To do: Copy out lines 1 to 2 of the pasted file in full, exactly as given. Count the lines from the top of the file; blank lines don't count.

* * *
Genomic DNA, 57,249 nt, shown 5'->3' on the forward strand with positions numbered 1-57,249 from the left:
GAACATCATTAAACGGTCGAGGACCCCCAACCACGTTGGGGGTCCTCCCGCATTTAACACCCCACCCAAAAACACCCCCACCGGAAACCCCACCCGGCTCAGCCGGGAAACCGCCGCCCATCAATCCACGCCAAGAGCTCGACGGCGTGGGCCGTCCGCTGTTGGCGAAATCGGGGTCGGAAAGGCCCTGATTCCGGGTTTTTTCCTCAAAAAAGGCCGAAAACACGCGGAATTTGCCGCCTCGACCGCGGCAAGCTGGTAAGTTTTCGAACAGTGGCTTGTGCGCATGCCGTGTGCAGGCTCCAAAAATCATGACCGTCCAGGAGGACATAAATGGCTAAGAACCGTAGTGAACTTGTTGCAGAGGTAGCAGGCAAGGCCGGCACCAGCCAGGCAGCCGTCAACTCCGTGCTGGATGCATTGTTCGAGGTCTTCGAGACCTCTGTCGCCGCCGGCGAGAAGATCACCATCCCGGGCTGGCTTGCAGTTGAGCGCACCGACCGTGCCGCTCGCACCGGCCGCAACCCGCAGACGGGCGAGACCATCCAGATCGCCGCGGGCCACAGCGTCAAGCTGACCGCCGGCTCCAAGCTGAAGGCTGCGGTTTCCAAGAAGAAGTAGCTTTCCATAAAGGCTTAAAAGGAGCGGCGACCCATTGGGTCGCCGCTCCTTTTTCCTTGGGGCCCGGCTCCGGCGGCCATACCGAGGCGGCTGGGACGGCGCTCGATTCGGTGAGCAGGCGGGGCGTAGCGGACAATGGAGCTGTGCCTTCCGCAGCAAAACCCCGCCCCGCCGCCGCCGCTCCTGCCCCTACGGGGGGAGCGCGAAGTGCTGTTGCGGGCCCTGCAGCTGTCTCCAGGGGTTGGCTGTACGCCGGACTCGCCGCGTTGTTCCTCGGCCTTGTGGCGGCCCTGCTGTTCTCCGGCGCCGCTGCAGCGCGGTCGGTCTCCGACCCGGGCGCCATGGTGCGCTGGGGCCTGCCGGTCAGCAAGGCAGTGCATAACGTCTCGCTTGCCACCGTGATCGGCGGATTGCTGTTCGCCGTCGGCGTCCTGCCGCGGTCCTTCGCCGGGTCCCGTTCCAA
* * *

Genomic DNA, 57,249 nt, shown 5'->3' on the forward strand with positions numbered 1-57,249 from the left:
GAACATCATTAAACGGTCGAGGACCCCCAACCACGTTGGGGGTCCTCCCGCATTTAACACCCCACCCAAAAACACCCCCACCGGAAACCCCACCCGGCTCAGCCGGGAAACCGCCGCCCATCAATCCACGCCAAGAGCTCGACGGCGTGGGCCGTCCGCTGTTGGCGAAATCGGGGTCGGAAAGGCCCTGATTCCGGGTTTTTTCCTCAAAAAAGGCCGAAAACACGCGGAATTTGCCGCCTCGACCGCGGCAAGCTGGTAAGTTTTCGAACAGTGGCTTGTGCGCATGCCGTGTGCAGGCTCCAAAAATCATGACCGTCCAGGAGGACATAAATGGCTAAGAACCGTAGTGAACTTGTTGCAGAGGTAGCAGGCAAGGCCGGCACCAGCCAGGCAGCCGTCAACTCCGTGCTGGATGCATTGTTCGAGGTCTTCGAGACCTCTGTCGCCGCCGGCGAGAAGATCACCATCCCGGGCTGGCTTGCAGTTGAGCGCACCGACCGTGCCGCTCGCACCGGCCGCAACCCGCAGACGGGCGAGACCATCCAGATCGCCGCGGGCCACAGCGTCAAGCTGACCGCCGGCTCCAAGCTGAAGGCTGCGGTTTCCAAGAAGAAGTAGCTTTCCATAAAGGCTTAAAAGGAGCGGCGACCCATTGGGTCGCCGCTCCTTTTTCCTTGGGGCCCGGCTCCGGCGGCCATACCGAGGCGGCTGGGACGGCGCTCGATTCGGTGAGCAGGCGGGGCGTAGCGGACAATGGAGCTGTGCCTTCCGCAGCAAAACCCCGCCCCGCCGCCGCCGCTCCTGCCCCTACGGGGGGAGCGCGAAGTGCTGTTGCGGGCCCTGCAGCTGTCTCCAGGGGTTGGCTGTACGCCGGACTCGCCGCGTTGTTCCTCGGCCTTGTGGCGGCCCTGCTGTTCTCCGGCGCCGCTGCAGCGCGGTCGGTCTCCGACCCGGGCGCCATGGTGCGCTGGGGCCTGCCGGTCAGCAAGGCAGTGCATAACGTCTCGCTTGCCACCGTGATCGGCGGATTGCTGTTCGCCGTCGGCGTCCTGCCGCGGTCCTTCGCCGGGTCCCGTTCCAA